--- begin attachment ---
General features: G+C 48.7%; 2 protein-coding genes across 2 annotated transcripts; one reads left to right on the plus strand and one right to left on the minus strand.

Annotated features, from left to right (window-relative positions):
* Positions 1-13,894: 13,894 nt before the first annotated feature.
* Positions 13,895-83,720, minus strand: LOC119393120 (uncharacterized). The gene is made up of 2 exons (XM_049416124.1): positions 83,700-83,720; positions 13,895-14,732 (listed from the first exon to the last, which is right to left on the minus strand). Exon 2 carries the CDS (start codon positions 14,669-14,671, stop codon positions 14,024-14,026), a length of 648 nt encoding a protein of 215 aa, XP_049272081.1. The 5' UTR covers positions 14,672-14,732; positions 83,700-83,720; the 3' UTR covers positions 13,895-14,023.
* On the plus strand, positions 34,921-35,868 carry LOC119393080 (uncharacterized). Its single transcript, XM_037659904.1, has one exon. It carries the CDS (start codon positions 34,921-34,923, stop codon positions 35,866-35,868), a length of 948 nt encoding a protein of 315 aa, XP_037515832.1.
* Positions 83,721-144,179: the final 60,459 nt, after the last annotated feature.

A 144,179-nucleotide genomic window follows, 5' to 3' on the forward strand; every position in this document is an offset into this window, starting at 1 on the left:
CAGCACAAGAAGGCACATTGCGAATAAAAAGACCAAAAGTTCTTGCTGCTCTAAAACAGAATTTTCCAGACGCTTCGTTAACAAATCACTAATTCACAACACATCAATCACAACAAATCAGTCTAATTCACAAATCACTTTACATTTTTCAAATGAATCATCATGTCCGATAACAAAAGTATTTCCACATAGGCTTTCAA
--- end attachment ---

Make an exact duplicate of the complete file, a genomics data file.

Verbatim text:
General features: G+C 48.7%; 2 protein-coding genes across 2 annotated transcripts; one reads left to right on the plus strand and one right to left on the minus strand.

Annotated features, from left to right (window-relative positions):
* Positions 1-13,894: 13,894 nt before the first annotated feature.
* Positions 13,895-83,720, minus strand: LOC119393120 (uncharacterized). The gene is made up of 2 exons (XM_049416124.1): positions 83,700-83,720; positions 13,895-14,732 (listed from the first exon to the last, which is right to left on the minus strand). Exon 2 carries the CDS (start codon positions 14,669-14,671, stop codon positions 14,024-14,026), a length of 648 nt encoding a protein of 215 aa, XP_049272081.1. The 5' UTR covers positions 14,672-14,732; positions 83,700-83,720; the 3' UTR covers positions 13,895-14,023.
* On the plus strand, positions 34,921-35,868 carry LOC119393080 (uncharacterized). Its single transcript, XM_037659904.1, has one exon. It carries the CDS (start codon positions 34,921-34,923, stop codon positions 35,866-35,868), a length of 948 nt encoding a protein of 315 aa, XP_037515832.1.
* Positions 83,721-144,179: the final 60,459 nt, after the last annotated feature.

A 144,179-nucleotide genomic window follows, 5' to 3' on the forward strand; every position in this document is an offset into this window, starting at 1 on the left:
CAGCACAAGAAGGCACATTGCGAATAAAAAGACCAAAAGTTCTTGCTGCTCTAAAACAGAATTTTCCAGACGCTTCGTTAACAAATCACTAATTCACAACACATCAATCACAACAAATCAGTCTAATTCACAAATCACTTTACATTTTTCAAATGAATCATCATGTCCGATAACAAAAGTATTTCCACATAGGCTTTCAA